The following is a response to Sam Harris and Muslim Fundamentalism, Noelle's recent post.
Noelle's points about oversimplification caught my eye as I was reading today. This is one of the biggest problems that I personally have with a lot of the discussion that occurs around religion, and in fact any debate that involves "othering". There is a lot of danger in making generalizations about a group, since in most cases membership in a specific group is not the individual's only trait descriptor.
I think what I'm basically saying is that we, in class and as human beings, need to think more about other people as individuals who have desires and needs similar to our own, and not as some mass of bodies who are out to get us, etc. This is a vital part of context that we often forget about, and as we talked about in class today, context is what guides our search for meaning in things that are as full of symbolism and allegory as religion.
When we ignore or forget that other people are, in fact, also people, we run into things like Sam Harris (see Noelle's) -- I, too, can hardly believe he's taken seriously, if he says things like that. But I suppose it happens because his readers get sucked into the ease of generalizing and begin to not want to question if it's actually accurate.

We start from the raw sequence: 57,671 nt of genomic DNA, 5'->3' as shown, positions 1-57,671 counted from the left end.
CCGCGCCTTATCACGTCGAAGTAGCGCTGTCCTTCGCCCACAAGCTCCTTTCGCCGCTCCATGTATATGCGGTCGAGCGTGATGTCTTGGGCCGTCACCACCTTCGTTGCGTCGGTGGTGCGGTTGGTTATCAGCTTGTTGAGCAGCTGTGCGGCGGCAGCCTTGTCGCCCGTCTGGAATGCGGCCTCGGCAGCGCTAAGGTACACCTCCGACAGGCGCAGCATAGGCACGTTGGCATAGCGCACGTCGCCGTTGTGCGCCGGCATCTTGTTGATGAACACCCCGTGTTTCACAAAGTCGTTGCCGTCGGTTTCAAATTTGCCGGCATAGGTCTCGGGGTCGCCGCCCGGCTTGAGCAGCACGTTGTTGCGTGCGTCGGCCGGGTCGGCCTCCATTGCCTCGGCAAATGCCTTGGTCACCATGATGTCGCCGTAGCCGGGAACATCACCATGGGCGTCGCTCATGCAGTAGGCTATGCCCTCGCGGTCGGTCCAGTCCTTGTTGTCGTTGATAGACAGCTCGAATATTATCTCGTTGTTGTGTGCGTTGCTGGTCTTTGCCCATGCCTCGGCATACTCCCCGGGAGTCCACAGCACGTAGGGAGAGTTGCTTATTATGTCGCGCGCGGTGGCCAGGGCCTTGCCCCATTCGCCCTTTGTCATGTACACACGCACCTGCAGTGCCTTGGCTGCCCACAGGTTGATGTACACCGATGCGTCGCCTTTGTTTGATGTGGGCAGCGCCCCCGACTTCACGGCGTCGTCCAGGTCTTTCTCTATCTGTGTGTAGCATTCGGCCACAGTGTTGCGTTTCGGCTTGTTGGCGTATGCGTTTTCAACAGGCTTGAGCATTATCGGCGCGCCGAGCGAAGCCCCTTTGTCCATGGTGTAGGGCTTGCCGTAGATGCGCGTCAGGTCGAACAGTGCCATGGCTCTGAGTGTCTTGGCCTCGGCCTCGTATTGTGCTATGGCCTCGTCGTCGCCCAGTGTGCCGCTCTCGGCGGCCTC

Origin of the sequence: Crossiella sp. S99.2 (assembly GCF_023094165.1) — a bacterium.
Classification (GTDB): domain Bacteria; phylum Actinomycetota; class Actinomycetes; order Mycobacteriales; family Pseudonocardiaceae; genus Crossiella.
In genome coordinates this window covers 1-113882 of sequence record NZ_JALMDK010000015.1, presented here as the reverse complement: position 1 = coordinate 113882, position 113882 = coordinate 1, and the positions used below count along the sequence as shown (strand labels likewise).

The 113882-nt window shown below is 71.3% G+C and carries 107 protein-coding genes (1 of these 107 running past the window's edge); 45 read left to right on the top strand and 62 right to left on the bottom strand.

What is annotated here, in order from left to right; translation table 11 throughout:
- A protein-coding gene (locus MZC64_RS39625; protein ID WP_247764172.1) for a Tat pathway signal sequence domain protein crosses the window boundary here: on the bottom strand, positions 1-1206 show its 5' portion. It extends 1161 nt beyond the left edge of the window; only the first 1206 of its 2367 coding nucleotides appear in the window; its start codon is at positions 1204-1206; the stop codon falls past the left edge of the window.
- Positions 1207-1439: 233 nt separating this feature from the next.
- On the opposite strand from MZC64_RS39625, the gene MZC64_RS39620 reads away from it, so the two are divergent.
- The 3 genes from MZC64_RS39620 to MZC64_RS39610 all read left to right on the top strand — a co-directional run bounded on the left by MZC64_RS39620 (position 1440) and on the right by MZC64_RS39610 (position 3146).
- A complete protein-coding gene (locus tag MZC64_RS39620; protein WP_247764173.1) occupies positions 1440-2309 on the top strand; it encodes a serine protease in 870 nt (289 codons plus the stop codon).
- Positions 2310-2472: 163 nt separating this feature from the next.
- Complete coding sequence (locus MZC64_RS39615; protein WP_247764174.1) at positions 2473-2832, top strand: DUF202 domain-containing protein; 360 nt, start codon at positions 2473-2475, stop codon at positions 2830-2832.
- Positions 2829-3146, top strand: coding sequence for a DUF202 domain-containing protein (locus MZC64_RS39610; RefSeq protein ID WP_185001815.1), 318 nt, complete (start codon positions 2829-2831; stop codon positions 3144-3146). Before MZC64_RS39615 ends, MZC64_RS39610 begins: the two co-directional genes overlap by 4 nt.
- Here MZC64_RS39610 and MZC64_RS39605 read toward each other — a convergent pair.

Finally, I want to say that we need to remember that traditional belief is not, by itself, a valid reason to take something as truth! For gajillions of years, people thought the Earth was flat, and the sun, stars, and everything moved around in a hemisphere of sky. Obviously false, we know now, thanks in part to Galileo, and no thanks to the Church of his time -- their fear of going away from the safety of tradition caused enormous problems for the Enlightenment. So my point is think for yourself, everyone, and remember that other people are people, too.
Another interesting religion-related blog entry I came across today can be found here. Not strictly related, but I enjoyed reading it.